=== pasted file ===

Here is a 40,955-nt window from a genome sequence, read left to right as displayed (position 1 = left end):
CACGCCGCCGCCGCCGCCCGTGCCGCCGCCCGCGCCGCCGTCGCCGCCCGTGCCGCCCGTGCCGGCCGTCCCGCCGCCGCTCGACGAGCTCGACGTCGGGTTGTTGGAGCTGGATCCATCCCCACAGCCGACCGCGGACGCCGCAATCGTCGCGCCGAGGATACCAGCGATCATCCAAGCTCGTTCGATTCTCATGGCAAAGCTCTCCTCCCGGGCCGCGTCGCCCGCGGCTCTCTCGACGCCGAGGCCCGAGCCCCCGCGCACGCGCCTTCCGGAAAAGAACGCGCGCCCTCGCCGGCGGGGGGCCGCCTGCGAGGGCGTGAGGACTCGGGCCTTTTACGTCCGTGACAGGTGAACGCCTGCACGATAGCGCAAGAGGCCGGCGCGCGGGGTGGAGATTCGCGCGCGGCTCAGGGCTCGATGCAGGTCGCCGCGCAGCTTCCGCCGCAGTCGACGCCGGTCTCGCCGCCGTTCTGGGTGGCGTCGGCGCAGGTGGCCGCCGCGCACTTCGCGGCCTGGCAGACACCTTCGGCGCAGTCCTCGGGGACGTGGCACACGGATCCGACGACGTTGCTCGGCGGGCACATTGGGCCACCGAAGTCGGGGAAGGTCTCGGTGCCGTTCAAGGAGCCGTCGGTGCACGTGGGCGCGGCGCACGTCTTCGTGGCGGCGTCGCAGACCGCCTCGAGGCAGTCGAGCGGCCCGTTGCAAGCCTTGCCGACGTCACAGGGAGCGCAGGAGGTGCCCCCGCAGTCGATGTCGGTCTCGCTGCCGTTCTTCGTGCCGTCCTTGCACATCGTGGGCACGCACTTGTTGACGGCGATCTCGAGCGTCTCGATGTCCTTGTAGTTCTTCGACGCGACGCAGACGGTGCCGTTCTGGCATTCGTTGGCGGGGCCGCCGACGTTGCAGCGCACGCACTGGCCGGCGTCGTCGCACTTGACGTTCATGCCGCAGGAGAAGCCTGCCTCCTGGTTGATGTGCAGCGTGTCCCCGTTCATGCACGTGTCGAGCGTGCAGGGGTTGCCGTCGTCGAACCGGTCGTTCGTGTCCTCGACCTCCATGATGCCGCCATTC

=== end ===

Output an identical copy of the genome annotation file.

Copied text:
Here is a 40,955-nt window from a genome sequence, read left to right as displayed (position 1 = left end):
CACGCCGCCGCCGCCGCCCGTGCCGCCGCCCGCGCCGCCGTCGCCGCCCGTGCCGCCCGTGCCGGCCGTCCCGCCGCCGCTCGACGAGCTCGACGTCGGGTTGTTGGAGCTGGATCCATCCCCACAGCCGACCGCGGACGCCGCAATCGTCGCGCCGAGGATACCAGCGATCATCCAAGCTCGTTCGATTCTCATGGCAAAGCTCTCCTCCCGGGCCGCGTCGCCCGCGGCTCTCTCGACGCCGAGGCCCGAGCCCCCGCGCACGCGCCTTCCGGAAAAGAACGCGCGCCCTCGCCGGCGGGGGGCCGCCTGCGAGGGCGTGAGGACTCGGGCCTTTTACGTCCGTGACAGGTGAACGCCTGCACGATAGCGCAAGAGGCCGGCGCGCGGGGTGGAGATTCGCGCGCGGCTCAGGGCTCGATGCAGGTCGCCGCGCAGCTTCCGCCGCAGTCGACGCCGGTCTCGCCGCCGTTCTGGGTGGCGTCGGCGCAGGTGGCCGCCGCGCACTTCGCGGCCTGGCAGACACCTTCGGCGCAGTCCTCGGGGACGTGGCACACGGATCCGACGACGTTGCTCGGCGGGCACATTGGGCCACCGAAGTCGGGGAAGGTCTCGGTGCCGTTCAAGGAGCCGTCGGTGCACGTGGGCGCGGCGCACGTCTTCGTGGCGGCGTCGCAGACCGCCTCGAGGCAGTCGAGCGGCCCGTTGCAAGCCTTGCCGACGTCACAGGGAGCGCAGGAGGTGCCCCCGCAGTCGATGTCGGTCTCGCTGCCGTTCTTCGTGCCGTCCTTGCACATCGTGGGCACGCACTTGTTGACGGCGATCTCGAGCGTCTCGATGTCCTTGTAGTTCTTCGACGCGACGCAGACGGTGCCGTTCTGGCATTCGTTGGCGGGGCCGCCGACGTTGCAGCGCACGCACTGGCCGGCGTCGTCGCACTTGACGTTCATGCCGCAGGAGAAGCCTGCCTCCTGGTTGATGTGCAGCGTGTCCCCGTTCATGCACGTGTCGAGCGTGCAGGGGTTGCCGTCGTCGAACCGGTCGTTCGTGTCCTCGACCTCCATGATGCCGCCATTC